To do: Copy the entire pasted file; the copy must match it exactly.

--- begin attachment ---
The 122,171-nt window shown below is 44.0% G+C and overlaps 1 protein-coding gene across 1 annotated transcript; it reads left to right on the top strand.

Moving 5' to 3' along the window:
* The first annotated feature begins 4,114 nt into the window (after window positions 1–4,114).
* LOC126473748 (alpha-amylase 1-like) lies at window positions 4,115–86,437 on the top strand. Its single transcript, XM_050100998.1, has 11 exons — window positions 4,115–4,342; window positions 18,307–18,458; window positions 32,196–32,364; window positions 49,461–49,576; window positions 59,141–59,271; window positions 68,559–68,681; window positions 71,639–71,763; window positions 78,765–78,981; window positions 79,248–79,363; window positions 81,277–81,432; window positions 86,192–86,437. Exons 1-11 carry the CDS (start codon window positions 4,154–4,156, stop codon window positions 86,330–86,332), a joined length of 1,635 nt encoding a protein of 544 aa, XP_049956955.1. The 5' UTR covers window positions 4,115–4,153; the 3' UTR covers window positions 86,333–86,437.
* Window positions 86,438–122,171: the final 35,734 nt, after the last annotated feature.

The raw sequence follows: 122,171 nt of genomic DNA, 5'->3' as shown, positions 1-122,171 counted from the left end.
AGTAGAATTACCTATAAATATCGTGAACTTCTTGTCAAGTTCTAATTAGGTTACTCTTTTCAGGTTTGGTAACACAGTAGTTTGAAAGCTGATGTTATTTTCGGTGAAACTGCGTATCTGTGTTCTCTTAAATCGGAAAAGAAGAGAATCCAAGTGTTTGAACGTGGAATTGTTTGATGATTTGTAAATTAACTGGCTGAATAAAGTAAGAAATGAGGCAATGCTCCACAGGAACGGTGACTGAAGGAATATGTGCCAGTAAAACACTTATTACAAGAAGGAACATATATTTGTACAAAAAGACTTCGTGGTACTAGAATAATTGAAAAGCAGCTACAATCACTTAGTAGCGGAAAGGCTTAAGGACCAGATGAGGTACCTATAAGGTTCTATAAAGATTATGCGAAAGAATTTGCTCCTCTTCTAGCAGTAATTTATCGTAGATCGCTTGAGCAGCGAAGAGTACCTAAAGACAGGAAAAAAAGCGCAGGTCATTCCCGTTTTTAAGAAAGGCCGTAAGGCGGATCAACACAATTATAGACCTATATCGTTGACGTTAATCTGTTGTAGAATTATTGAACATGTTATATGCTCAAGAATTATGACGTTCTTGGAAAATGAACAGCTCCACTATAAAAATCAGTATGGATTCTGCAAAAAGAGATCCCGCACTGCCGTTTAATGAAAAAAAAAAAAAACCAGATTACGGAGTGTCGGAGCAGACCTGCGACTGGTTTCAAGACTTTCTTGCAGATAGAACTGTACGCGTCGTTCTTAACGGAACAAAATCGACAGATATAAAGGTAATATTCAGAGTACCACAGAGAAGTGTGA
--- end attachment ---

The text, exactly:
The 122,171-nt window shown below is 44.0% G+C and overlaps 1 protein-coding gene across 1 annotated transcript; it reads left to right on the top strand.

Moving 5' to 3' along the window:
* The first annotated feature begins 4,114 nt into the window (after window positions 1–4,114).
* LOC126473748 (alpha-amylase 1-like) lies at window positions 4,115–86,437 on the top strand. Its single transcript, XM_050100998.1, has 11 exons — window positions 4,115–4,342; window positions 18,307–18,458; window positions 32,196–32,364; window positions 49,461–49,576; window positions 59,141–59,271; window positions 68,559–68,681; window positions 71,639–71,763; window positions 78,765–78,981; window positions 79,248–79,363; window positions 81,277–81,432; window positions 86,192–86,437. Exons 1-11 carry the CDS (start codon window positions 4,154–4,156, stop codon window positions 86,330–86,332), a joined length of 1,635 nt encoding a protein of 544 aa, XP_049956955.1. The 5' UTR covers window positions 4,115–4,153; the 3' UTR covers window positions 86,333–86,437.
* Window positions 86,438–122,171: the final 35,734 nt, after the last annotated feature.

The raw sequence follows: 122,171 nt of genomic DNA, 5'->3' as shown, positions 1-122,171 counted from the left end.
AGTAGAATTACCTATAAATATCGTGAACTTCTTGTCAAGTTCTAATTAGGTTACTCTTTTCAGGTTTGGTAACACAGTAGTTTGAAAGCTGATGTTATTTTCGGTGAAACTGCGTATCTGTGTTCTCTTAAATCGGAAAAGAAGAGAATCCAAGTGTTTGAACGTGGAATTGTTTGATGATTTGTAAATTAACTGGCTGAATAAAGTAAGAAATGAGGCAATGCTCCACAGGAACGGTGACTGAAGGAATATGTGCCAGTAAAACACTTATTACAAGAAGGAACATATATTTGTACAAAAAGACTTCGTGGTACTAGAATAATTGAAAAGCAGCTACAATCACTTAGTAGCGGAAAGGCTTAAGGACCAGATGAGGTACCTATAAGGTTCTATAAAGATTATGCGAAAGAATTTGCTCCTCTTCTAGCAGTAATTTATCGTAGATCGCTTGAGCAGCGAAGAGTACCTAAAGACAGGAAAAAAAGCGCAGGTCATTCCCGTTTTTAAGAAAGGCCGTAAGGCGGATCAACACAATTATAGACCTATATCGTTGACGTTAATCTGTTGTAGAATTATTGAACATGTTATATGCTCAAGAATTATGACGTTCTTGGAAAATGAACAGCTCCACTATAAAAATCAGTATGGATTCTGCAAAAAGAGATCCCGCACTGCCGTTTAATGAAAAAAAAAAAAAACCAGATTACGGAGTGTCGGAGCAGACCTGCGACTGGTTTCAAGACTTTCTTGCAGATAGAACTGTACGCGTCGTTCTTAACGGAACAAAATCGACAGATATAAAGGTAATATTCAGAGTACCACAGAGAAGTGTGA